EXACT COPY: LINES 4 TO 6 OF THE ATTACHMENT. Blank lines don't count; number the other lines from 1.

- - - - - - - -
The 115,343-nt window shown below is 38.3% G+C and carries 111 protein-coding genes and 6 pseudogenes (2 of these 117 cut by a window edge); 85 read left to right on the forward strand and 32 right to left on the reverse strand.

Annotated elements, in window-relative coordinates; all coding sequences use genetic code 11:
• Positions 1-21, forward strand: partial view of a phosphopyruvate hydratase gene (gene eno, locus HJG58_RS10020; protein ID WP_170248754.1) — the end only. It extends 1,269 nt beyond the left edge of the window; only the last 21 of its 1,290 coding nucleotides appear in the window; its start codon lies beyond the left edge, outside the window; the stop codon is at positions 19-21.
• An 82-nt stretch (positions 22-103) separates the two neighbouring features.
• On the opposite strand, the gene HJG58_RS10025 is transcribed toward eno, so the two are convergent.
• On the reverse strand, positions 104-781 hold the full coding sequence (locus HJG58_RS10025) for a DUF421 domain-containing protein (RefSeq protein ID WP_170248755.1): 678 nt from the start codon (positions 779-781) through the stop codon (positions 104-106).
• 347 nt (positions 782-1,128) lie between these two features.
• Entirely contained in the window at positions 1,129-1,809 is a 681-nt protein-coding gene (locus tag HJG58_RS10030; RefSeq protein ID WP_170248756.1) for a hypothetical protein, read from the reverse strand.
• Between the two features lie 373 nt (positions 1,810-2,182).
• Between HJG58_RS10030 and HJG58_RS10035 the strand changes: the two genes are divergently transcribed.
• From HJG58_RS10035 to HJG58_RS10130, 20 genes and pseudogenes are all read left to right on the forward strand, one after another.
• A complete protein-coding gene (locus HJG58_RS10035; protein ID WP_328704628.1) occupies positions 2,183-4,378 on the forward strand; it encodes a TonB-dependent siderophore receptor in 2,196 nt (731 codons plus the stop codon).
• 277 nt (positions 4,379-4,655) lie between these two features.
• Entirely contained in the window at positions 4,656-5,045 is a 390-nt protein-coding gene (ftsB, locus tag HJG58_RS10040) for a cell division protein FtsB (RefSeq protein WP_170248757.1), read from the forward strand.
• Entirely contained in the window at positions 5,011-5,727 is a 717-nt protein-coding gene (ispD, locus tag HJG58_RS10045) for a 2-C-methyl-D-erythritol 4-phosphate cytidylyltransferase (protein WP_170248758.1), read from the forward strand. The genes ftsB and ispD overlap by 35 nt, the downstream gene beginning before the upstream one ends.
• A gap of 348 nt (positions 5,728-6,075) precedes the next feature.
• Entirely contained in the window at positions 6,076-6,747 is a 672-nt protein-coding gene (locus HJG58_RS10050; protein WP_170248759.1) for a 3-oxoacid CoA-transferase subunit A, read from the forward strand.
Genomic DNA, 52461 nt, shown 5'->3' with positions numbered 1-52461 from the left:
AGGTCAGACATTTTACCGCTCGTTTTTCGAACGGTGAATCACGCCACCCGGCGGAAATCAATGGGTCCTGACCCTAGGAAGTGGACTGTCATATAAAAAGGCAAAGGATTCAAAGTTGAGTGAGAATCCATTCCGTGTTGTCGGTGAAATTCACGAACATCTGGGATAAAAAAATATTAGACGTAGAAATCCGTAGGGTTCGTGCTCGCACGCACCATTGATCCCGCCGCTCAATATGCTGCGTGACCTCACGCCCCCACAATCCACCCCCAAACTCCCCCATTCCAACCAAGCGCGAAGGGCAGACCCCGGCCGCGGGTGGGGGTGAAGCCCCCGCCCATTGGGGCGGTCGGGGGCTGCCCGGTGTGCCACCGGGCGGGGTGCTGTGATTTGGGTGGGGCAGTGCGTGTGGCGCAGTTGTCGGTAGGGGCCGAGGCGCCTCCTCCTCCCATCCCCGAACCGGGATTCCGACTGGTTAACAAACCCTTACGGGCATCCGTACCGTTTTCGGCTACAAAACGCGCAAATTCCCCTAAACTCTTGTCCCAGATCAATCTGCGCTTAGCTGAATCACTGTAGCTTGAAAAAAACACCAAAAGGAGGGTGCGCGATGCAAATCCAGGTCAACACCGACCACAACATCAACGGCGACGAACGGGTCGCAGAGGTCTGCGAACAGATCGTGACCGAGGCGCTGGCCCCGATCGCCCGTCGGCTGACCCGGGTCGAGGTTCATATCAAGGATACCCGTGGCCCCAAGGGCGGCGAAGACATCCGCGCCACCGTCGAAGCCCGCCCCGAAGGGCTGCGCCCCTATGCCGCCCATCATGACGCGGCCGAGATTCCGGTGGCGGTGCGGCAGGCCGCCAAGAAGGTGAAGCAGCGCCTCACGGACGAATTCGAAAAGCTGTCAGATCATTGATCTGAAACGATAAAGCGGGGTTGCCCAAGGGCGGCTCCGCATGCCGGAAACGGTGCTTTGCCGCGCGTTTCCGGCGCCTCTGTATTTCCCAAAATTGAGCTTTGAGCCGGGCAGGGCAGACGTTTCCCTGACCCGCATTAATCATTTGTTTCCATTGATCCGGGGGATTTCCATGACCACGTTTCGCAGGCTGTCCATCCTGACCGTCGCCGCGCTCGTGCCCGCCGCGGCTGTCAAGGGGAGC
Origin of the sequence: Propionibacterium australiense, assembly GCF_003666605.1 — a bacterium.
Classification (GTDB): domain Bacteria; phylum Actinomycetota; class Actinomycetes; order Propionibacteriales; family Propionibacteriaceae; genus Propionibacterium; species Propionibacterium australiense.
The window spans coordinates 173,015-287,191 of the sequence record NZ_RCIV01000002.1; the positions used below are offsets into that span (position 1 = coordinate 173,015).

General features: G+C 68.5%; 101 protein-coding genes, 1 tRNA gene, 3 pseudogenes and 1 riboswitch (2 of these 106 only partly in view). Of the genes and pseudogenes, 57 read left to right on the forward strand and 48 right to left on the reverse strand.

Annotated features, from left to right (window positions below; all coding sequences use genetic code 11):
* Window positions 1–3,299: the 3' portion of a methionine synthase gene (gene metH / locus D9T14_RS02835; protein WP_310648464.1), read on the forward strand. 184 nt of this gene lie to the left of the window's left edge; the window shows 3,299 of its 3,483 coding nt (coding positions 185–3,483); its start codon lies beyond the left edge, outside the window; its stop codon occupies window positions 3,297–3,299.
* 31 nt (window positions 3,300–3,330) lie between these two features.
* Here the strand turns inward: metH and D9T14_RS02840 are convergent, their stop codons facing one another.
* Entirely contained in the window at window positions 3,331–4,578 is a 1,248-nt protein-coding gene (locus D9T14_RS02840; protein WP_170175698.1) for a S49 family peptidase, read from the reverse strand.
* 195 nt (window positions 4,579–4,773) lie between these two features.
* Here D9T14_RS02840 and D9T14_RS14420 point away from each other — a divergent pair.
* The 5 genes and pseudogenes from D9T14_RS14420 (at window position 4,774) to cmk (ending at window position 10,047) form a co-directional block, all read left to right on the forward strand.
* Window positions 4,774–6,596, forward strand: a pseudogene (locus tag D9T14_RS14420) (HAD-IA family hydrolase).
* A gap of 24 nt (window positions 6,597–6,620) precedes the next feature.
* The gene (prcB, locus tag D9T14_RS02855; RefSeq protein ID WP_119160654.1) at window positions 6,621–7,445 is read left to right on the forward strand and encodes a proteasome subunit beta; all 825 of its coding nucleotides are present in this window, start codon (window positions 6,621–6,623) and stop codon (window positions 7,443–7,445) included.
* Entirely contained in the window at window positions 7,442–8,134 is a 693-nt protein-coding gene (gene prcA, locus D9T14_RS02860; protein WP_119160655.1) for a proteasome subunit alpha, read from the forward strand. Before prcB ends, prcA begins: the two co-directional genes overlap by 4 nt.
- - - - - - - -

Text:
• An 82-nt stretch (positions 22-103) separates the two neighbouring features.
• On the opposite strand, the gene HJG58_RS10025 is transcribed toward eno, so the two are convergent.
• On the reverse strand, positions 104-781 hold the full coding sequence (locus HJG58_RS10025) for a DUF421 domain-containing protein (RefSeq protein ID WP_170248755.1): 678 nt from the start codon (positions 779-781) through the stop codon (positions 104-106).